Grundsätzlich can have two completely different meanings – see the quote from Philip Slotkin below.

grundsw

This sign at Berlin Hauptbahnhof (formerly Anhalter Bahnhof) shows the problem of translating the word grundsätzlich into English.

This sentence is one of those that are not translated into English on the sign – no wonder!

Zur Verbesserung der Sauberkeit und aus Rücksichtnahme auf Nichtraucher ist das Rauchen in diesem Bahnhof grundsätzlich nicht gestattet.

(To keep the station clean and in consideration for non-smokers, smoking is in principle/as a general rule/absolutely not permitted.)

But it goes on to say

Bitte benutzen Sie die gekennzeichneten Raucherbereiche.
Please use the designated smoking areas.

It therefore appears that grundsätzlich here means ‘in general’ or ‘with a few exceptions’.

The sign doesn’t define what kind of Mitwirkung is envisaged and who constitutes Ihr Bahnhofsteam.

Actually grundsätzlich sometimes means ‘on the whole’ and sometimes ‘with no exceptions’.

A few years ago, Philip Slotkin wrote an article for Netzblatt, the publication of the ITI German Network, about awkward words, and here is what he wrote about grundsätzlich:

grundsätzlich
This is an interesting one because it can convey two almost diametrically opposite ideas: “always (with no exceptions ever)” or “in principle (normally, but with the possibility of exceptions)”. Sometimes the word, sonorous and important though it sounds, is best deliberately omitted: muss auch der beim EPA zugelassene und in die entsprechende Liste eingetragene Vertreter grundsätzlich eine von dem Anmelder oder den Anmeldern, für die er handeln soll, unterzeichnete Vollmachtserklärung einreichen: “even professional representatives who are included in the EPO’s list must submit a declaration of authorisation signed by the applicant or applicants on whose behalf they are to act” (omitted; the meaning is “always, without exception”).
But:
Das EPA kann grundsätzlich von jedem PCT-Staat als IPEA angegeben werden: “It is in principle open to any PCT State to specify the EPO as IPEA.” (That is, a PCT state does not have to do this.)

As Philip says, it is worth considering omitting the word altogether. But clients won’t always accept this. The number of times I’ve written ‘in principle’ in a translation and it sounded weird – but if the German text uses this silly word, it creates problems for the translator.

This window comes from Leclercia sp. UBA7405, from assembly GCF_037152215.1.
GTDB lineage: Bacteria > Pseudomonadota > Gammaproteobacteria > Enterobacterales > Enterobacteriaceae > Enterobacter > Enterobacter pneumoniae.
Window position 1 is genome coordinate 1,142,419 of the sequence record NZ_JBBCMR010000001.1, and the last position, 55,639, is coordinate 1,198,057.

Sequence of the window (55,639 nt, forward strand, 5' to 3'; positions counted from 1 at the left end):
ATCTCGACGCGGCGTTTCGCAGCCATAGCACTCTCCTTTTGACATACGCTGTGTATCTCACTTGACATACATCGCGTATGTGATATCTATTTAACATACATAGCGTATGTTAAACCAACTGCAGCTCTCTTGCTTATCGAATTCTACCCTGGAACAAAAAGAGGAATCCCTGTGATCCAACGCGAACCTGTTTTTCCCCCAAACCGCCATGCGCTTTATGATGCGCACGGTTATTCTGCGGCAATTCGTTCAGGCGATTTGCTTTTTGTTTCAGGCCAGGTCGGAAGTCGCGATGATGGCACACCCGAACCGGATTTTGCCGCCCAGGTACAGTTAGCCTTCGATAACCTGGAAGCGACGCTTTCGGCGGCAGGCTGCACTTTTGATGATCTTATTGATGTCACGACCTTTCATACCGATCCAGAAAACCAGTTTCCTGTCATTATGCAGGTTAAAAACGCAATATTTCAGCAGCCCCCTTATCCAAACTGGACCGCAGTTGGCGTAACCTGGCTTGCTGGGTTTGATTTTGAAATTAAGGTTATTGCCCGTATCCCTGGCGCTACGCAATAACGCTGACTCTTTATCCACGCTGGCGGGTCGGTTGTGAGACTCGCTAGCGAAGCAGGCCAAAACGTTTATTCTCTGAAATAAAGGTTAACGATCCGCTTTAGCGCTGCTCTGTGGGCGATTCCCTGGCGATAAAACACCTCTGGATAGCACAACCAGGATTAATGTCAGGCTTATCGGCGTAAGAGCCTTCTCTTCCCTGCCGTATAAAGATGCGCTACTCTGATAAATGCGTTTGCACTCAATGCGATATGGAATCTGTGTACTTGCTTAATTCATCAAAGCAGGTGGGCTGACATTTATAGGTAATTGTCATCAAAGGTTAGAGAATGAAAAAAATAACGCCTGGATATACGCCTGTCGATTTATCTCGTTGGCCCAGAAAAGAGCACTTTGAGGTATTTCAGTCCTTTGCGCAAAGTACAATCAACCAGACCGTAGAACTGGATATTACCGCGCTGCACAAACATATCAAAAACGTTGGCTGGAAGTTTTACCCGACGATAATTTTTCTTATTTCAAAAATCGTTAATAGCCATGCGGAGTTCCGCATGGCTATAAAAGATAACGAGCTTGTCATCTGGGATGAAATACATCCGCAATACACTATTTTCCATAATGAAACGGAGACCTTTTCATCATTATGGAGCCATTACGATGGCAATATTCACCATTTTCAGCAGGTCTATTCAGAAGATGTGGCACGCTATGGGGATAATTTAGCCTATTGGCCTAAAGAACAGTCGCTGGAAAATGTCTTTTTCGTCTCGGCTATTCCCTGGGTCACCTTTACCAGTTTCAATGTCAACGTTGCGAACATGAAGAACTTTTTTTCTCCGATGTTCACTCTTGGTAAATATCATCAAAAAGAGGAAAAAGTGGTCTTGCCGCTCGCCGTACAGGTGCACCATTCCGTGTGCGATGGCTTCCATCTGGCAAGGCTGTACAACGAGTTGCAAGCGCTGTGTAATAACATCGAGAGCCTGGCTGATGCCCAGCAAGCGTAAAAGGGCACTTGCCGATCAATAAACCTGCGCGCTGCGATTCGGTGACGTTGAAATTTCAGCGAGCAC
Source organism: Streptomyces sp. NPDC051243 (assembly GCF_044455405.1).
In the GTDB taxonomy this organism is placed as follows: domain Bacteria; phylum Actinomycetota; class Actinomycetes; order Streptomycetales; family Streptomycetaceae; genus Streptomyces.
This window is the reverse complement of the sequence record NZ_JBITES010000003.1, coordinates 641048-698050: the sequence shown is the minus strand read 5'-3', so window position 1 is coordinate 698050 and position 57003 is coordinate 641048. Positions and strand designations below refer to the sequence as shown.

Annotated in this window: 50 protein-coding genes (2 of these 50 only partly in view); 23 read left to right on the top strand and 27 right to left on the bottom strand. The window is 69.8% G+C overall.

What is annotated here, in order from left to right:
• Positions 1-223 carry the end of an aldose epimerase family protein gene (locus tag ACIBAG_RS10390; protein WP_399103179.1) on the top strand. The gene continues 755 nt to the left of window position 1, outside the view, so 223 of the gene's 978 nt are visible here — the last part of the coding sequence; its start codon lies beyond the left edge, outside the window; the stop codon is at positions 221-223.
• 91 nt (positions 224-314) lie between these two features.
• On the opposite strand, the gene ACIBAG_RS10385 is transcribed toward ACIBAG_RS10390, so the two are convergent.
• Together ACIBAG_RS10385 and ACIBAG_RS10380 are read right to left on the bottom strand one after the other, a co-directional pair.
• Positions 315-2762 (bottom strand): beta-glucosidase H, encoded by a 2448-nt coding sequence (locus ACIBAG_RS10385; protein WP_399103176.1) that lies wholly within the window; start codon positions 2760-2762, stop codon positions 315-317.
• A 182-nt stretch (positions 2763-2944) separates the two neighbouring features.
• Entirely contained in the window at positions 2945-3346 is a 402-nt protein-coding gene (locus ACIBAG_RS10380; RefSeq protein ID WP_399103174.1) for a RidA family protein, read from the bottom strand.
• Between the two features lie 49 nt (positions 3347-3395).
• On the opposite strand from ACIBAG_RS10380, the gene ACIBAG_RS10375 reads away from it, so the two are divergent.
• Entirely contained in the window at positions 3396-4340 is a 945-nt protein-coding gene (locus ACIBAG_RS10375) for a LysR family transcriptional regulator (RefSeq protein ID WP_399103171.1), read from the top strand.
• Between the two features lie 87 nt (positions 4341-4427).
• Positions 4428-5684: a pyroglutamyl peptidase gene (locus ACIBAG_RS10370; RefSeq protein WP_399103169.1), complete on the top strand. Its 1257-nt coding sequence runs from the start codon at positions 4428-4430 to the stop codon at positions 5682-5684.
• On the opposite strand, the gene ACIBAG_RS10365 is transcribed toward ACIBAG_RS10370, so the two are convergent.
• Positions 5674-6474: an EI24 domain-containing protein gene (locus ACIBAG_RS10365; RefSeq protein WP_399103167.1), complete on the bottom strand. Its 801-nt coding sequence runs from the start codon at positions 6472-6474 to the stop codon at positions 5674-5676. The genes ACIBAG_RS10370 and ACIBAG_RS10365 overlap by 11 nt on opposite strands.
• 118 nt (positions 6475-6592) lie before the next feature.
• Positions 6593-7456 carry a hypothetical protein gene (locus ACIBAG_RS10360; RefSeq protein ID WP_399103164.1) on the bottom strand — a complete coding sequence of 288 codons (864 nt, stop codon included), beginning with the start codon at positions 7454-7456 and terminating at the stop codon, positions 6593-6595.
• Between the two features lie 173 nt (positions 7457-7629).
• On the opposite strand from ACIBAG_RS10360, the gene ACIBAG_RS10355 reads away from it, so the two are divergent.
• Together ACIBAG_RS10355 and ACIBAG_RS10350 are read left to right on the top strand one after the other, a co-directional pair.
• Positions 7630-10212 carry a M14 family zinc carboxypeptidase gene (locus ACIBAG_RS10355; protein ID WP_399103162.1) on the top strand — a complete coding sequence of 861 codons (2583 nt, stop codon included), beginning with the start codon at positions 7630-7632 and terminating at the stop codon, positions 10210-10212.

LATER NOTE: I’ve just had a similar problem with generell, and one suggestion which might also work for grundsätzlich is to translate it as ‘unless otherwise specified’.

“Wir sind da ein Rechtsstaat”

There’s been some discussion of how Angela Merkel responded to a Palestinian girl who spoke very fluently of her situation but afterwards began to cry, apparently in the stress of the moment. Merkel took the line that Germany can’t take all immigrants without exception, because there are too many. In a TV interview ranging over the political situation before the summer break, Merkel defended her statement, saying Germany is a Rechtsstaat. From Die Zeit:

In diesem Zusammenhang verteidigte Merkel ihre Reaktion auf ein weinendes Mädchen aus dem Libanon. “Ich finde, die Geste war in Ordnung.” Sie könne ja nicht Menschen, mit denen sie diskutiere, sagen, “weil du jetzt die Bundeskanzlerin getroffen hast, ist dein Schicksal schneller zu lösen als das von vielen, vielen anderen”, sagte Merkel. “Wir sind da ein Rechtsstaat.”

The Local translates this as follows:

“I think the gesture was fine,” Merkel, 61, said Sunday.

She said it would be wrong to tell people “just because you met the chancellor, we can resolve your case faster than many, many other people’s”.

“We are a state under the rule of law,” she said.

I often use that translation for Rechtsstaat, but it seems to me that state under the rule of law puts the wrong emphasis here: it emphasizes that the individual has rights and can enforce them at court, whereas Merkel is emphasizing law as a system that needs to be enforced. Maybe constitutional state would work better here.

This problem is particularly acute for interpreters, who have to translate this kind of thing off the cuff, and may also encounter references to the Third Reich as Unrechtsstaat: however you translate it, it tends to lose its rhetorical punch.

DIN terminology online

Beuth Verlag publishes standards, and on the few occasions I would have liked to use one, they were too expensive for me.

Now the publisher has put DIN terminology online free of charge.

The first site gives the translations of terms used in norms, the second gives more information such as definitions, notes and examples, but it requires registration:

DIN-TERM online
DIN-TERMinologieportal (registration needed)

Thanks, Marc!

Changes in legal terminology

If a legal concept changes slightly, a new term may be introduced to replace the old.

For instance:
enduring power of attorney (EPA) up till September 2007
lasting power of attorney (LPA) from October 2007

These are the common powers of attorney you might take out for an aged parent while they are still compos mentis and have registered later. There are definite differences so the distinction is necessary.

But what about family-law terms like
custody > residence
access > contact

See John Bolch, A matter of terminology: